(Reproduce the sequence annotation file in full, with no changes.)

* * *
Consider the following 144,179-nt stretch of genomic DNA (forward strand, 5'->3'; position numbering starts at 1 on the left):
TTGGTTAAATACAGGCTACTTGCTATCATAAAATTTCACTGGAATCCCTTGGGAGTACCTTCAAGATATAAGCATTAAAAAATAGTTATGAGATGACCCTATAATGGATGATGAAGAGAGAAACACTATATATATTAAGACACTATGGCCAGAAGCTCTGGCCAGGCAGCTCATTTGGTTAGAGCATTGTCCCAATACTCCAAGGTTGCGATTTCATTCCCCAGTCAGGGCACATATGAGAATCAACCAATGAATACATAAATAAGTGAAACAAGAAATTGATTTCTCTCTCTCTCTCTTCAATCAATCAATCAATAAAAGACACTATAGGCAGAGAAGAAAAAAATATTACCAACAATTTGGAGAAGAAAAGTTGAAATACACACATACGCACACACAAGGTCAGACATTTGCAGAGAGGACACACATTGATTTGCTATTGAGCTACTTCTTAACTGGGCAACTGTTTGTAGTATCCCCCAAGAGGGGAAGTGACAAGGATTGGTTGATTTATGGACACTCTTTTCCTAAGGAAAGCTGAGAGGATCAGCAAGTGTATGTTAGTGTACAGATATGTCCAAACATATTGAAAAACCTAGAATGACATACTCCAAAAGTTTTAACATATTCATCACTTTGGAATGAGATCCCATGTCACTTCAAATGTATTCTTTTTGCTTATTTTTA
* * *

Consider the following 144,179-nt stretch of genomic DNA (forward strand, 5'->3'; position numbering starts at 1 on the left):
TTGGTTAAATACAGGCTACTTGCTATCATAAAATTTCACTGGAATCCCTTGGGAGTACCTTCAAGATATAAGCATTAAAAAATAGTTATGAGATGACCCTATAATGGATGATGAAGAGAGAAACACTATATATATTAAGACACTATGGCCAGAAGCTCTGGCCAGGCAGCTCATTTGGTTAGAGCATTGTCCCAATACTCCAAGGTTGCGATTTCATTCCCCAGTCAGGGCACATATGAGAATCAACCAATGAATACATAAATAAGTGAAACAAGAAATTGATTTCTCTCTCTCTCTCTTCAATCAATCAATCAATAAAAGACACTATAGGCAGAGAAGAAAAAAATATTACCAACAATTTGGAGAAGAAAAGTTGAAATACACACATACGCACACACAAGGTCAGACATTTGCAGAGAGGACACACATTGATTTGCTATTGAGCTACTTCTTAACTGGGCAACTGTTTGTAGTATCCCCCAAGAGGGGAAGTGACAAGGATTGGTTGATTTATGGACACTCTTTTCCTAAGGAAAGCTGAGAGGATCAGCAAGTGTATGTTAGTGTACAGATATGTCCAAACATATTGAAAAACCTAGAATGACATACTCCAAAAGTTTTAACATATTCATCACTTTGGAATGAGATCCCATGTCACTTCAAATGTATTCTTTTTGCTTATTTTTA